With the 2013 legislative session still nearly 10 months away, a renewed fight is building about a proposal to limit how much doctors can charge for dispensing drugs to workers-compensation insurance patients.
As an indication, a subcommittee of the state Government Efficiency Task Force recommended Thursday that the proposal be approved to help reduce workers-compensation insurance costs.
The full task force might not vote on the recommendation, with Chairman Abraham Uccello saying in a letter this week that the panel would not have time to fully consider the dispensing issue. But Uccello also said in the letter he is “certain that a subject of such importance will continue to be discussed during upcoming sessions of the Legislature.”
“There’s no way this doesn’t come back next session,” said David Hart, an executive vice president of the Florida Chamber of Commerce, a key supporter of the plan.
Uccello’s letter was sent to Thomas Panza, an attorney for Automated HealthCare Solutions, a politically influential firm that provides dispensing technology to doctors and has led efforts to kill the price-limit proposal. Earlier this week, Panza raised conflict-of-interest questions about members of the task force subcommittee, which includes former House Speaker Larry Cretul — who now works in the Florida Chamber’s political operation.
The debate centers on doctors dispensing what are known as “repackaged” drugs in their offices to workers-compensation patients, instead of writing prescriptions that would be filled at pharmacies. Such repackaged drugs are not subject to the same price limits that apply to other drugs in the workers-compensation system.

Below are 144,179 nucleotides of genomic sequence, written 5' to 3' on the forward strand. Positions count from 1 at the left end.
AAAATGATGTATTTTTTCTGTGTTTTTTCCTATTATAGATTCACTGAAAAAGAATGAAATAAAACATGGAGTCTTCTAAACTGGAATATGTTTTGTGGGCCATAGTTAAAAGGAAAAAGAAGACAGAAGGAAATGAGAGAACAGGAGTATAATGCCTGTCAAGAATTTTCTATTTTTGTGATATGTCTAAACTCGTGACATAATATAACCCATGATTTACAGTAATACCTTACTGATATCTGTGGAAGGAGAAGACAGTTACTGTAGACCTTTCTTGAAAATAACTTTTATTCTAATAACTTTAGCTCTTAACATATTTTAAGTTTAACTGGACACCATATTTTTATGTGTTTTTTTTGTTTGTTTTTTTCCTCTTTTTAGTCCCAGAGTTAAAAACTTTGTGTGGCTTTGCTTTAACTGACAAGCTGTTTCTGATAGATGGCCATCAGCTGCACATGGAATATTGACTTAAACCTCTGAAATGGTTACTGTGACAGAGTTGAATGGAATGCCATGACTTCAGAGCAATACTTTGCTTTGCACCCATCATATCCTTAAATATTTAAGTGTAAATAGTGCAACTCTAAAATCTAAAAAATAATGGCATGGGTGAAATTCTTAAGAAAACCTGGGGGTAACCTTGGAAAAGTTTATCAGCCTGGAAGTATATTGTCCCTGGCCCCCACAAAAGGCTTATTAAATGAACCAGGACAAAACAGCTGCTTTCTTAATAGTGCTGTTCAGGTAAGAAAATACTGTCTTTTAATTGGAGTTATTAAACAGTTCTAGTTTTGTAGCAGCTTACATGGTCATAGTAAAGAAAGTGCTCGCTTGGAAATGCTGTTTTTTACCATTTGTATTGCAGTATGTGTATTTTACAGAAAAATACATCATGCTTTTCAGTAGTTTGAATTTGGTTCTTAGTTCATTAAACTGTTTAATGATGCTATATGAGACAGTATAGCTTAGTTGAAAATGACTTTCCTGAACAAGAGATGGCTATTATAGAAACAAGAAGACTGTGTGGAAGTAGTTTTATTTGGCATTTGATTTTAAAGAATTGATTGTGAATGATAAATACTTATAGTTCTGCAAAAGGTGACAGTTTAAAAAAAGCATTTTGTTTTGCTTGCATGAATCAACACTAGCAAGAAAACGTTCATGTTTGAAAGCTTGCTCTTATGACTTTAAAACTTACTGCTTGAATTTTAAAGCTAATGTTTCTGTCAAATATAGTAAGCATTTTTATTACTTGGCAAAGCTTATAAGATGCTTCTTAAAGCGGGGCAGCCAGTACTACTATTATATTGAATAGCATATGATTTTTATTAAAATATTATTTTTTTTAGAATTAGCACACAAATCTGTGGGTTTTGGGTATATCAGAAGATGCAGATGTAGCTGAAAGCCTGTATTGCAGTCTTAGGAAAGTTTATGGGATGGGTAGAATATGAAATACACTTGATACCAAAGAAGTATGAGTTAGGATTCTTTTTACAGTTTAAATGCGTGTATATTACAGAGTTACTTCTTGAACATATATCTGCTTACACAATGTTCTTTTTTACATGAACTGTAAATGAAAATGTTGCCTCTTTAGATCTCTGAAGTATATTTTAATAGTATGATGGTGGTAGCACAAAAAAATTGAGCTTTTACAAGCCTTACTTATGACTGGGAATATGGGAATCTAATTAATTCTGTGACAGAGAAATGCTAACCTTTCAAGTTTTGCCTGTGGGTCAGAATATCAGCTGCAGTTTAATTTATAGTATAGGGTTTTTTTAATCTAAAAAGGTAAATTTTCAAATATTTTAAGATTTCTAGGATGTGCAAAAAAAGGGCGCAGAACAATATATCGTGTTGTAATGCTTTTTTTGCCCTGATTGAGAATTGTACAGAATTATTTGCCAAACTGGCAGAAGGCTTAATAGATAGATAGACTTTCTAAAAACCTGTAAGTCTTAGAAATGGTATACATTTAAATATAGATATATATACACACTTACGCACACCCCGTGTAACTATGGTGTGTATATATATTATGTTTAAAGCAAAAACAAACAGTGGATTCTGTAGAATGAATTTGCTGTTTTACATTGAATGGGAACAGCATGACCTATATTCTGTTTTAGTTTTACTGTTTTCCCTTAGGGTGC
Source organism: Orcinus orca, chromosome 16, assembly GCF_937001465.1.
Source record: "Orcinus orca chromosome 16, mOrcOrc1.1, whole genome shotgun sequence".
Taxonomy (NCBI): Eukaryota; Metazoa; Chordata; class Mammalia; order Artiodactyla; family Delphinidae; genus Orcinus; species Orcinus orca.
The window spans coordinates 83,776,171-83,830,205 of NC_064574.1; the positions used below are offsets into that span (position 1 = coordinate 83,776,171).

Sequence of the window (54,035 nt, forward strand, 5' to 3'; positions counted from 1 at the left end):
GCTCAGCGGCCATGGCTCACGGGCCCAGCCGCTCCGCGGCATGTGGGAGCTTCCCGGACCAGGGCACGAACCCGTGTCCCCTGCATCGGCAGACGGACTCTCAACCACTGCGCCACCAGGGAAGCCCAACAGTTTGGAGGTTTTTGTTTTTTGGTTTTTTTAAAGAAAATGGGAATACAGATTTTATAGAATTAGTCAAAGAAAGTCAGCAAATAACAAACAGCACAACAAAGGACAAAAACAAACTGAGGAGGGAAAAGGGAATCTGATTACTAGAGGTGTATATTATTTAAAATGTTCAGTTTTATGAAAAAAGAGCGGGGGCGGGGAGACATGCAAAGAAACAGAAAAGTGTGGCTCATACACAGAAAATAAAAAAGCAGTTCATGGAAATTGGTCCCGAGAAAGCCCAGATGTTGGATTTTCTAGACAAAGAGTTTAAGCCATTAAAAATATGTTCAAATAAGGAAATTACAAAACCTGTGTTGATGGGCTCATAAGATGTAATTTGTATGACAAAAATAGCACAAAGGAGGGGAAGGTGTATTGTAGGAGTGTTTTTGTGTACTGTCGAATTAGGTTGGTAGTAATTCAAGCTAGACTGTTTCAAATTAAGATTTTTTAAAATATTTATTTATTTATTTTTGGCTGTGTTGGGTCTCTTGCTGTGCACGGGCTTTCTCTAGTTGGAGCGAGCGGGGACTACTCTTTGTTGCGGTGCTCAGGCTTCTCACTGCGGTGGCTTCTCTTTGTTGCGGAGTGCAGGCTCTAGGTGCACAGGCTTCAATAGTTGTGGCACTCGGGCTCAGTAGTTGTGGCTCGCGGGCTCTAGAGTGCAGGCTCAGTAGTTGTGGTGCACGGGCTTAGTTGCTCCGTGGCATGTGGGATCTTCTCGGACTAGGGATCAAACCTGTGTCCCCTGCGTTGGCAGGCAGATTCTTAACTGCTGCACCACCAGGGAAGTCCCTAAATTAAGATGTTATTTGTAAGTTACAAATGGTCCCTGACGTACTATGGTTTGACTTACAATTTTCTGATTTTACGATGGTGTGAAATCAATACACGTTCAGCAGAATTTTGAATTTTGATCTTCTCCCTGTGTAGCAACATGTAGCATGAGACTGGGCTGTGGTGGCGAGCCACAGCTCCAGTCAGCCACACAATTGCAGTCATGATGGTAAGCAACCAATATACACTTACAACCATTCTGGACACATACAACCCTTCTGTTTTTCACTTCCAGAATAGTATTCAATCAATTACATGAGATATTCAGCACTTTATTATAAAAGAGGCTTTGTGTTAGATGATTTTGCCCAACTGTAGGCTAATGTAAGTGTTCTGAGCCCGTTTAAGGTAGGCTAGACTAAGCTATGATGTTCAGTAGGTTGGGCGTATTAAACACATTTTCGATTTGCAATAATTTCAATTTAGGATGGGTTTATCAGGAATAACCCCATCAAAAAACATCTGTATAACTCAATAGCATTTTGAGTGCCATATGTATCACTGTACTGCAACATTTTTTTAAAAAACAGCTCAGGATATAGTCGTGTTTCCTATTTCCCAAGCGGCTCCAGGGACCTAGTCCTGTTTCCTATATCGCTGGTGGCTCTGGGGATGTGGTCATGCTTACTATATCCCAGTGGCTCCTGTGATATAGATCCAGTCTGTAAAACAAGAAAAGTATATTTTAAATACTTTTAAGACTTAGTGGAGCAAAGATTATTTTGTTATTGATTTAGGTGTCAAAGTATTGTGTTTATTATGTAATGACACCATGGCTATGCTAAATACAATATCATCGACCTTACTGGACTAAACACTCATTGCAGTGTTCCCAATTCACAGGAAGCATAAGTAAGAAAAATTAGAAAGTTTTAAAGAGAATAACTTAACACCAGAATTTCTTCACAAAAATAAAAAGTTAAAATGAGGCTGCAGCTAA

Major business groups, such as the chamber, Associated Industries of Florida and the National Federation of Independent Business, lobbied heavily this year to try to apply the same price limits to doctor-dispensed drugs. But the proposal died, after particularly facing opposition in the Senate.
The business groups contend that placing the price limits on doctor-dispensed drugs could reduce employers’ workers-compensation insurance costs by $62 million. But Panza has repeatedly questioned the validity of such numbers.
Also, opponents of the price limits argue that doctor dispensing can help improve care of workers-compensation patients. They say it increases the compliance of patients getting and taking needed medications.
Hart told the subcommittee Thursday that the chamber doesn’t oppose physicians dispensing drugs — only the “sheer markup” in the prices.
The Government Efficiency Task Force, which was created in the state Constitution, is required to submit recommendations to the governor, the Legislature Budget Commission and the Supreme Court chief justice about improving government operations and reducing costs. The governor, House speaker and Senate president appoint the task force’s members.